“[…] The reality is most of our current footballers do not have a real future, as the standard of our football has dropped to an all time low.
“[…] Why are we overly concerned about a Fifa ban when there is much groundwork to be done to address the more pressing need of the viability and sustainability of professional football in T&T?”
The following Letter to the Editor on the impasse between the Trinidad and Tobago Football Association and Fifa was submitted to Wired868 by Louis Carrington:
It is clearly evident that there is more in the mortar than on the pestle. There are questions that need to be answered urgently if right-thinking persons are to respect the Fifa normalisation committee.
Firstly, one must ask who is Robert Hadad and how did he become the person Fifa would have selected to head the normalisation committee. The answer to this question would definitely help in connecting the dots in the otherwise uncertain map.
This is especially so given that Fifa’s original choice was the former finance manager under the previous administration, who might I add was already at the time subject to an investigation by the William Wallace administration as part of the dealing of the David John-Williams administration.
Secondly, Hadad in his capacity as normalisation head has suspended the general secretary of the TTFA for, as he stated, contracts entered into by the TTFA. Ironically though, the general secretary was the only administrator from the Wallace administration standing and possibly too much involved in the affairs of the TTFA.
It therefore begs the question; and Hadad should seek to clear the air as a matter of urgency, as it is not sufficient to blanket the issue by saying ‘contracts entered into by the TTFA’. There is need for specific references so as to clarify the nature and date of these said contracts.
Clearly, whatever is the agenda of Fifa, it is of such great importance that they are prepared to do whatever it takes to secure their position—even if in the eyes of the rational man, the dots do not connect and their approach is high-handed and draconian.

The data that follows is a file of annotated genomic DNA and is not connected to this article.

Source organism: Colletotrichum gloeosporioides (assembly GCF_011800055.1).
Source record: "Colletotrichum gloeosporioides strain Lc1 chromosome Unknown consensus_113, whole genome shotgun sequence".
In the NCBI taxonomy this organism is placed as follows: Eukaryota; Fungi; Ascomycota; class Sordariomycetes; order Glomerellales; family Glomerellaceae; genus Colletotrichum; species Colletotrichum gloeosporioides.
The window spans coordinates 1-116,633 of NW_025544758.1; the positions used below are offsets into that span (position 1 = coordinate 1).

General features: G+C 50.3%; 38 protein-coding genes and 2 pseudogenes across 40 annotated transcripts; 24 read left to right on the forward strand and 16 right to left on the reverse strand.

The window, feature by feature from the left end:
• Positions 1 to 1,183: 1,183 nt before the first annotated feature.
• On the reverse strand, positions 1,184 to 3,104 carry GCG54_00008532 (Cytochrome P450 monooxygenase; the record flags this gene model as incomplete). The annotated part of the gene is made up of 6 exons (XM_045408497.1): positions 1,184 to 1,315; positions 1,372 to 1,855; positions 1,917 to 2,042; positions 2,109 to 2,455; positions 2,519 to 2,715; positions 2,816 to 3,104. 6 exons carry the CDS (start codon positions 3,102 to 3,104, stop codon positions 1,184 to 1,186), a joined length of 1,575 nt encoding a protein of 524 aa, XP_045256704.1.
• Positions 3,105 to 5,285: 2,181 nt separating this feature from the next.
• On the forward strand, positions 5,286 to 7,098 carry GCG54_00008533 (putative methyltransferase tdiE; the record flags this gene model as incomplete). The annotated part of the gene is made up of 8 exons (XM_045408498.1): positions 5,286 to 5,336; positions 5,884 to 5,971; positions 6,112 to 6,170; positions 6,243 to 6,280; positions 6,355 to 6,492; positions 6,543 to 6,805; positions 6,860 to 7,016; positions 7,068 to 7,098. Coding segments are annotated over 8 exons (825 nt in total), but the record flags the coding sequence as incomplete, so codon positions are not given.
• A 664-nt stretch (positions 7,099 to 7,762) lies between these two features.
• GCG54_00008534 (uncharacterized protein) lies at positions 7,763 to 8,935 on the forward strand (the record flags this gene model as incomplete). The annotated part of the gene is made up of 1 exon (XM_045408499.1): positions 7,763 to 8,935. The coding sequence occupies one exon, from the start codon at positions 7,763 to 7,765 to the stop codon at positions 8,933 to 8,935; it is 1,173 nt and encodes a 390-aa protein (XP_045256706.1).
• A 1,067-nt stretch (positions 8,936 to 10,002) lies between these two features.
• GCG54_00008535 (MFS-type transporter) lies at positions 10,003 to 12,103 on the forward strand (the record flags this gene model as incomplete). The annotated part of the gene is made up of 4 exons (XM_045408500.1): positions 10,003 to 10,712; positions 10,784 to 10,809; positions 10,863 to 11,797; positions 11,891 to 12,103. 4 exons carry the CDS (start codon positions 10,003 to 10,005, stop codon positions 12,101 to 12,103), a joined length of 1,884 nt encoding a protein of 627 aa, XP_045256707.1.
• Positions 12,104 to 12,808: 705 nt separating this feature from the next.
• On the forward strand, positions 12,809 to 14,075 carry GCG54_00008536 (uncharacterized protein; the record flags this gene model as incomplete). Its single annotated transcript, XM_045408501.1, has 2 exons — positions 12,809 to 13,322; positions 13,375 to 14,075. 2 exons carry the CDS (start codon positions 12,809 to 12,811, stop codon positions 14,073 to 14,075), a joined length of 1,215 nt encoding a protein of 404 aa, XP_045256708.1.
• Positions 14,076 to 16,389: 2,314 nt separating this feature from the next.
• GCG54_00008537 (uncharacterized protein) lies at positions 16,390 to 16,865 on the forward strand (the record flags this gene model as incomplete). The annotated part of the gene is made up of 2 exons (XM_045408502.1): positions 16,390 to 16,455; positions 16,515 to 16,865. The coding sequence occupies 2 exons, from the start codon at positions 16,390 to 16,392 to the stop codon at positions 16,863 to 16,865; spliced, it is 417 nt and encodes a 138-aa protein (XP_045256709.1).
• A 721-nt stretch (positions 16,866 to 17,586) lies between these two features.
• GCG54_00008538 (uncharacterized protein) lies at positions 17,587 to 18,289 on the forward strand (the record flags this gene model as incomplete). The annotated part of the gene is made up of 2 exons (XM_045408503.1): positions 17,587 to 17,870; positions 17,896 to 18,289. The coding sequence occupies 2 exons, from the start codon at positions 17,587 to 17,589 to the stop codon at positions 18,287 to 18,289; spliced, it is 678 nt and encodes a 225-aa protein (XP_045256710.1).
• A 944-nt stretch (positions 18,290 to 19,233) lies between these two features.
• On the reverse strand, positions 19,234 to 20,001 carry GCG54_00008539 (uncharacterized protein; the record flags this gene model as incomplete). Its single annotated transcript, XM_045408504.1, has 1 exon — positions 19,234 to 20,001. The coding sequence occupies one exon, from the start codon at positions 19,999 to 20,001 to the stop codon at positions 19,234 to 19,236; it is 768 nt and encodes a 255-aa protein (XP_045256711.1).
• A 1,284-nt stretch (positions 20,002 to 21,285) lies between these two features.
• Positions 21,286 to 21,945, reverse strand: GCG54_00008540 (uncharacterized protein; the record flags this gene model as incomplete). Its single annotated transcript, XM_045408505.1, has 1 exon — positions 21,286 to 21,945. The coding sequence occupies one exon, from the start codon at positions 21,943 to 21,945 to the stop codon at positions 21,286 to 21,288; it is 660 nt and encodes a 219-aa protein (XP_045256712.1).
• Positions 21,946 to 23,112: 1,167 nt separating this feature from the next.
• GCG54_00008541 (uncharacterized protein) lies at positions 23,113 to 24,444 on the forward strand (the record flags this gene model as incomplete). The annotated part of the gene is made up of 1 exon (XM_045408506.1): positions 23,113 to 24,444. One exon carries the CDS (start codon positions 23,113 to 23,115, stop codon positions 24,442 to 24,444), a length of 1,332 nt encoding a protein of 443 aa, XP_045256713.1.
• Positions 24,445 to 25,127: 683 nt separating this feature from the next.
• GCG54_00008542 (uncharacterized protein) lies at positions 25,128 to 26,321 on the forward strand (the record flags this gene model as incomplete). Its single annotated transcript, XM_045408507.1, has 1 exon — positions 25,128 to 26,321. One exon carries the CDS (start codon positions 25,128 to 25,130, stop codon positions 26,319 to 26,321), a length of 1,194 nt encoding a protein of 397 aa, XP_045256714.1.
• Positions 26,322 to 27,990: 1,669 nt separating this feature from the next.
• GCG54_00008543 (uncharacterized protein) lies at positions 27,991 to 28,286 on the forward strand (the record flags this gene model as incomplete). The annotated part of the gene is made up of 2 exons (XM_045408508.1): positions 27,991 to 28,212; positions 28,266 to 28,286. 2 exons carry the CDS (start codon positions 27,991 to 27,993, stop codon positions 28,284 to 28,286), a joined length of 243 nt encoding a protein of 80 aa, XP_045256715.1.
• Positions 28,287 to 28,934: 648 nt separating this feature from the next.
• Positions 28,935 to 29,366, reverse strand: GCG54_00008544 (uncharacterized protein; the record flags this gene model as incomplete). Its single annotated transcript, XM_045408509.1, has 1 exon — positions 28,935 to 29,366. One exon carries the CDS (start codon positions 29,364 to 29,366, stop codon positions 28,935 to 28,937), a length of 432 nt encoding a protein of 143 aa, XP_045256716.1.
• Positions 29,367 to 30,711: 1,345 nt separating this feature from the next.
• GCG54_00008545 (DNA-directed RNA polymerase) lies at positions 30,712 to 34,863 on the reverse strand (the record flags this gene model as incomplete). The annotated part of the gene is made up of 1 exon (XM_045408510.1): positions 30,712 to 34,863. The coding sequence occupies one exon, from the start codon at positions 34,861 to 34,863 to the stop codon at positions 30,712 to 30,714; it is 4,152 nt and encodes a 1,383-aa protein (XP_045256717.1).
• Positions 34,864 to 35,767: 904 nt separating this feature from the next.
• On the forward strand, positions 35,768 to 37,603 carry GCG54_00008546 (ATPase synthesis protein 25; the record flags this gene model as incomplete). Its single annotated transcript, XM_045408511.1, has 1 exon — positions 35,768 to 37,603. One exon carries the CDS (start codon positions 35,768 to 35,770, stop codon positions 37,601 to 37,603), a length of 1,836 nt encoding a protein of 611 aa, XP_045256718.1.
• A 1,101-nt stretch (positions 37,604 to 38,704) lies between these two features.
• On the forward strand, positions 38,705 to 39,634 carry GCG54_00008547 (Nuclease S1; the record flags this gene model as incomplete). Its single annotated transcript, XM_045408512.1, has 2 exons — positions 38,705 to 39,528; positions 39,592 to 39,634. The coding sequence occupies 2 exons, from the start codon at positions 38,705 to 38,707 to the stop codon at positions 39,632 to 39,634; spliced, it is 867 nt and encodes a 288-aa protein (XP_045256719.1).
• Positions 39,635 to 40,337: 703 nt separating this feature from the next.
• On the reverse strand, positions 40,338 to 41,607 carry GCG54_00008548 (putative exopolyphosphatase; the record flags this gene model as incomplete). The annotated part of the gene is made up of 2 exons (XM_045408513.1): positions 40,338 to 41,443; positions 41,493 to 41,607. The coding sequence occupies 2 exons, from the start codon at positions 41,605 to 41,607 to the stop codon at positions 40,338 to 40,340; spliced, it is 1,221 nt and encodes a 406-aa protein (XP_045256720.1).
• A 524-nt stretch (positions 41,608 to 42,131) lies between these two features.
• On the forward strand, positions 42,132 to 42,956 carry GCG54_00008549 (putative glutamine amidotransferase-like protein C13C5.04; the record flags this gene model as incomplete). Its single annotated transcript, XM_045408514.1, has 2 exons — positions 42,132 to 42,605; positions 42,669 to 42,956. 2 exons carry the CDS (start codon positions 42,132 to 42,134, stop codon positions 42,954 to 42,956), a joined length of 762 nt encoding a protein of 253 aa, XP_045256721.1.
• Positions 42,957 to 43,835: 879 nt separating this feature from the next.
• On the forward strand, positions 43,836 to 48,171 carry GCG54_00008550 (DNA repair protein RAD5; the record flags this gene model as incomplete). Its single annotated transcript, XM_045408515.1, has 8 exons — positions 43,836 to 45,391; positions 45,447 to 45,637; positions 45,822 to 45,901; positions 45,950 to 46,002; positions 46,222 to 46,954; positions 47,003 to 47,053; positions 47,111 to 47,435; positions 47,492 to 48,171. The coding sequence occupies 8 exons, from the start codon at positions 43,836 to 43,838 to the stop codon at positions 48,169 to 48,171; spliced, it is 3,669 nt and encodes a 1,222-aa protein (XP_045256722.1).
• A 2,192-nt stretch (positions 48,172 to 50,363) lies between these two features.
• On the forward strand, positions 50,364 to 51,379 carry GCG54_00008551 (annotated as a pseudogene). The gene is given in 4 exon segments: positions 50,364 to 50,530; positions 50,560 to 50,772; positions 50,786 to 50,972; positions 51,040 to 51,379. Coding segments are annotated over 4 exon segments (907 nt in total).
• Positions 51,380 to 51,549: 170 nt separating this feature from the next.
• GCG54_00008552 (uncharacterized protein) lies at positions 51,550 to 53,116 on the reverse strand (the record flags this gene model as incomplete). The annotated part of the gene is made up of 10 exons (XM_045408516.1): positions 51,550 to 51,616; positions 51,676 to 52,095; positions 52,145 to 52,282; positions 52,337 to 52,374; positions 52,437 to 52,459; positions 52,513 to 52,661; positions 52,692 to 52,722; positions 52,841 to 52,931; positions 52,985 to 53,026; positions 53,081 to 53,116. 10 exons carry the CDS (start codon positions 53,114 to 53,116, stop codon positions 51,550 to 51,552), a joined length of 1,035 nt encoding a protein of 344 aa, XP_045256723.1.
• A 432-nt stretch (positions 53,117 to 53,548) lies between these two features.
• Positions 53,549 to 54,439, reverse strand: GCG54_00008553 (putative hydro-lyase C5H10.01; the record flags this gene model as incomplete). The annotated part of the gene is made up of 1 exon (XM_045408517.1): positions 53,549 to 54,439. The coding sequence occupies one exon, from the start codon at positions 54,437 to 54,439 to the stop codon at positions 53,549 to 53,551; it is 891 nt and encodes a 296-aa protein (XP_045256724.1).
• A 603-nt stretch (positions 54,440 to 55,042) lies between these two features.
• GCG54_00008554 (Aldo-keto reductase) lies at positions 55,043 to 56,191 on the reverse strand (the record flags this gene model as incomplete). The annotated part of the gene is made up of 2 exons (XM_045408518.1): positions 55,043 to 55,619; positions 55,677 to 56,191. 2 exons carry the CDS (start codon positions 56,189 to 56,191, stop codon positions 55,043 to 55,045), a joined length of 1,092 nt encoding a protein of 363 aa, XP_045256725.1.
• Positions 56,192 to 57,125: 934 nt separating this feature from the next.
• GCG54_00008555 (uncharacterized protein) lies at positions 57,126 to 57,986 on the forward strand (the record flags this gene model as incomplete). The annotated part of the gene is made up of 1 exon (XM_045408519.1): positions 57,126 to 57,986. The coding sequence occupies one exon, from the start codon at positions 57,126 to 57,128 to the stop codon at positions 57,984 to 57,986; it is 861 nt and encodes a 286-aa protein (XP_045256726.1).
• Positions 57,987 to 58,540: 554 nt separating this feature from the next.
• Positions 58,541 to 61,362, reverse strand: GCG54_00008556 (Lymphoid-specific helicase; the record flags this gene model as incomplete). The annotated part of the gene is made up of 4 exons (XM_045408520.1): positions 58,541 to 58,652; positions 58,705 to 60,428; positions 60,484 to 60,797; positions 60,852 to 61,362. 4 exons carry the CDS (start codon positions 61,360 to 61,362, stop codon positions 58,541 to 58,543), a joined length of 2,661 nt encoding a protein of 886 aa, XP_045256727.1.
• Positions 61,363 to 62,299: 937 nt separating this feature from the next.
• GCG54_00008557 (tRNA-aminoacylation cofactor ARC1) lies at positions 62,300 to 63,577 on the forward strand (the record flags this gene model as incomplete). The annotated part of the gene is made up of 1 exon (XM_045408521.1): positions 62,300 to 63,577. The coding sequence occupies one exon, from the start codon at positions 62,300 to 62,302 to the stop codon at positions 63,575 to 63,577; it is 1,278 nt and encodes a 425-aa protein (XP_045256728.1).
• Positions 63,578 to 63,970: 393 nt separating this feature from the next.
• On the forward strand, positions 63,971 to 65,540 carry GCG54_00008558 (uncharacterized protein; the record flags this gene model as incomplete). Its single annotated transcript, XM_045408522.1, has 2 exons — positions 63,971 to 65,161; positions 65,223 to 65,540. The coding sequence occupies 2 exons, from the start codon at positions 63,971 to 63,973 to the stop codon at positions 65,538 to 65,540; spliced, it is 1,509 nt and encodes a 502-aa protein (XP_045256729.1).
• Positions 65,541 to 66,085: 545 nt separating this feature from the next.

Is it that FIFA is complicit in its handling of matters of concern that it cannot afford to be aired publicly, hence the urgent need to ensure the following:
- The removal of the duly elected executive by whatever means necessary.
- That no one connected in anyway to the Wallace administration is in a position to report on the inner working of any cover up that may be in the making.
- That Fifa is not subject public scrutiny in an open court.
- That their anointed son continue to be in charge of football in T&T albeit in a clandestine manner.
To achieve these objectives, cloud the real issues with the threat of a ban of TTFA, which would have the effect of the sympathetic support from those who either have their own personal agenda or cannot be bothered to analyse the situation to ascertain what are the real issues.
To digress and address another issue that should in my view be a lot more important than Fifa’s proposed sanction: the Trinidad and Tobago Pro League, after many years, is still unable to market and sustain itself.
Many clubs have come and gone in the years, while others have barely survived. Survival being attributed to two main factors, which are the government subvention to clubs and/or clubs being in a negative position to its employees and creditors.
I raise this as an issue because I see it as having greater significance than asking the question of what will happen to aspiring footballers if a ban is imposed on TTFA. The reality is most of our current footballers do not have a real future, as the standard of our football has dropped to an all-time low.
As a people we have very short memories. In order for T&T to record a victory we were forced to engage Anguilla, the lowest ranked Fifa nation in 2019.
Currently, we do not produce footballers consistently capable of staking a claim on the international market. Our players who ply their trade overseas now do so in lands far afield with little or no historical tradition of being top football nations, or in the MLS and USA lower divisions.
Many see the MLS as below par and it is often termed as the ‘retirement league’. It therefore begs the question: why are we overly concerned about a Fifa ban when there is much groundwork to be done to address the more pressing need of the viability and sustainability of professional football in T&T?
If government was to remove its subvention to Pro League teams—and that could be a likely possibility in these times and in the future—how many of those teams would survive?
My people, wake up remove the proverbial yampee from your eyes and face the scene and unseen dragons head on.
Change only comes with commitment and sacrifice. To allow Fifa to continue to bully member associations and get unbridled support from those who see no further than their noses is to continue to toe the line.
Let’s demand answers. The beginning of lunacy is to do the same thing repeatedly and expect a different result.